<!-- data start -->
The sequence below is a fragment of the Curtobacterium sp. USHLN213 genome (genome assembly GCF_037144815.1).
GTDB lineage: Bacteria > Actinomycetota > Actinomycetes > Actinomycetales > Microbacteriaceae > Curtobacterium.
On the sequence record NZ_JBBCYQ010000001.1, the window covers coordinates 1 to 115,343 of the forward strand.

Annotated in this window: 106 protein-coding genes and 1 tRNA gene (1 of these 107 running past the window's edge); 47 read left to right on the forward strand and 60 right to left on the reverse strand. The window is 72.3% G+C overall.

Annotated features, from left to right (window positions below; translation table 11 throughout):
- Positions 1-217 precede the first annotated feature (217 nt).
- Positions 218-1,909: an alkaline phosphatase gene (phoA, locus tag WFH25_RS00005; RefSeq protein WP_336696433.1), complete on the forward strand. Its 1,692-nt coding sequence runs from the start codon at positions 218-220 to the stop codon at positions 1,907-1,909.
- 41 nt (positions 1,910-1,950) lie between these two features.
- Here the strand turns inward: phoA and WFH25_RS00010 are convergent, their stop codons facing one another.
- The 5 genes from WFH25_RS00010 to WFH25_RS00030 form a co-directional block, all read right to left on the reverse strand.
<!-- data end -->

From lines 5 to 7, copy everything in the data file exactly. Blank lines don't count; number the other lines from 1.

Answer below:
Annotated features, from left to right (window positions below; translation table 11 throughout):
- Positions 1-217 precede the first annotated feature (217 nt).
- Positions 218-1,909: an alkaline phosphatase gene (phoA, locus tag WFH25_RS00005; RefSeq protein WP_336696433.1), complete on the forward strand. Its 1,692-nt coding sequence runs from the start codon at positions 218-220 to the stop codon at positions 1,907-1,909.